„We must dare to be great; and we must realize that greatness is the fruit of toil and sacrifice and high courage“
— Theodore Roosevelt American politician, 26th president of the United States 1858 - 1919
Context: Greatness means strife for nation and man alike. A soft, easy life is not worth living, if it impairs the fibre of brain and heart and muscle. We must dare to be great; and we must realize that greatness is the fruit of toil and sacrifice and high courage... We are face to face with our destiny and we must meet it with a high and resolute courage. For us is the life of action, of strenuous performance of duty; let us live in the harness, striving mightily; let us rather run the risk of wearing out than rusting out. Address at the opening of the gubernatorial campaign, New York City (5 October 1898), reported in "The Duties of a Great Nation", Campaigns and Controversies, vol. 14 of The Works of Theodore Roosevelt, national ed. (1926), chapter 45, p. 291
— Wassily Kandinsky Russian painter 1866 - 1944
„Churchill must not forget that the Italians have nothing more to lose and they possess a courage of despair.“
— Alessandro Pavolini Italian politician and writer 1903 - 1945
Quoted in "New Invasion Fear In Italy Reported" - "New York Times" article - June 3, 1943.
— Jonas Salk Inventor of polio vaccine 1914 - 1995
On testing his vaccine against polio on himself, his wife, and his three sons (9 May 1955)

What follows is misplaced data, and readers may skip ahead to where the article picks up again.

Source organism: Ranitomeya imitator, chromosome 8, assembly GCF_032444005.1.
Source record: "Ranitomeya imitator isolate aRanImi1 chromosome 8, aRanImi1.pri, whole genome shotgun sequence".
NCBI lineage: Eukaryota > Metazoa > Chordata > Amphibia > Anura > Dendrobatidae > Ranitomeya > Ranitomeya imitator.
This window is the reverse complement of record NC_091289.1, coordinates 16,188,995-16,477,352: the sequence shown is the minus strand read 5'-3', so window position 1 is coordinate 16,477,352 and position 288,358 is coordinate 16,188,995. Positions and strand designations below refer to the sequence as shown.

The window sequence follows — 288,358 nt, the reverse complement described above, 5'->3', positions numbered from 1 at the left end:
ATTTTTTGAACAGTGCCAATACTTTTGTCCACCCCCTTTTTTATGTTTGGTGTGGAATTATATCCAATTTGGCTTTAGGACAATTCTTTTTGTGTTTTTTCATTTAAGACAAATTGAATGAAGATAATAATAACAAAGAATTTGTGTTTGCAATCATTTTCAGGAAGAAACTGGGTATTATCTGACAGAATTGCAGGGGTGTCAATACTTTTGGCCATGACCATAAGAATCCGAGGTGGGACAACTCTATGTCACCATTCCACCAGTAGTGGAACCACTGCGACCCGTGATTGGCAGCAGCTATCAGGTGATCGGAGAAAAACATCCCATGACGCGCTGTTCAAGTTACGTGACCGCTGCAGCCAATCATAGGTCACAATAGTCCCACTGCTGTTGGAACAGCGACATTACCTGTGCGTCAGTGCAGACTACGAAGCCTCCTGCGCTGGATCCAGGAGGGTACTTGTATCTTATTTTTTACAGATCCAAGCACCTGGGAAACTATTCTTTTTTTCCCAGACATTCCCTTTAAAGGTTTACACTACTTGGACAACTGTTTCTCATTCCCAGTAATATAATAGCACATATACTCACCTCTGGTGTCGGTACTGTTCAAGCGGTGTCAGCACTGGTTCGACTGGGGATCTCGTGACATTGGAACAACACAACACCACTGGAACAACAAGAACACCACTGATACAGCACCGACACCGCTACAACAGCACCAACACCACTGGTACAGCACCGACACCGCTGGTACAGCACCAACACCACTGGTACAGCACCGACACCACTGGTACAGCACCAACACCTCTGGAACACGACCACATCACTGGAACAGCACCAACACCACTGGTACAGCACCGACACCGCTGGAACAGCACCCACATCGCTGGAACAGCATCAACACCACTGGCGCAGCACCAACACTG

— Joseph Addison politician, writer and playwright 1672 - 1719
Act V, scene i.
— Walter Scott Scottish historical novelist, playwright, and poet 1771 - 1832
Context: On his bold visage middle age Had slightly pressed its signet sage, Yet had not quenched the open truth And fiery vehemence of youth; Forward and frolic glee was there, The will to do, the soul to dare, The sparkling glance, soon blown to fire, Of hasty love or headlong ire. Canto I, stanza 21.
„There has never been anything great in the world except through the courage and resolve of one man who defies the prejudices of the multitude.“
— François-Noël Babeuf French political agitator and journalist of the French Revolutionary period 1760 - 1797
— Ovid Roman poet -43 - 17 до н.э.
„When the soul, then, in any degree possesses the spirit of solitary love, we must not interfere with it.“
— John of the Cross Spanish mystic and Roman Catholic saint 1542 - 1591
Context: When the soul, then, in any degree possesses the spirit of solitary love, we must not interfere with it. We should inflict a grievous wrong upon it, and upon the Church also, if we were to occupy it, were it only for a moment, in exterior or active duties, however important they might be. When God Himself adjures all not to waken it from its love, who shall venture to do so, and be blameless? In a word, it is for this love that we are all created. Let those men of zeal, who think by their preaching and exterior works to convert the world, consider that they would be much more edifying to the Church, and more pleasing unto God — setting aside the good example they would give if they would spend at least one half their time in prayer, even though they may have not attained to the state of unitive love. Note to Stanza 28 part 3
— Pericles Greek statesman, orator, and general of Athens -494 - -429 до н.э.
As quoted in Homage to Greece (1943)
„The artist begins with a vision — a creative operation requiring effort. Creativity takes courage.“
— Henri Matisse French artist 1869 - 1954
As quoted in Artist to Artist : Inspiration and Advice from Visual Artists Past & Present (1998), p. 62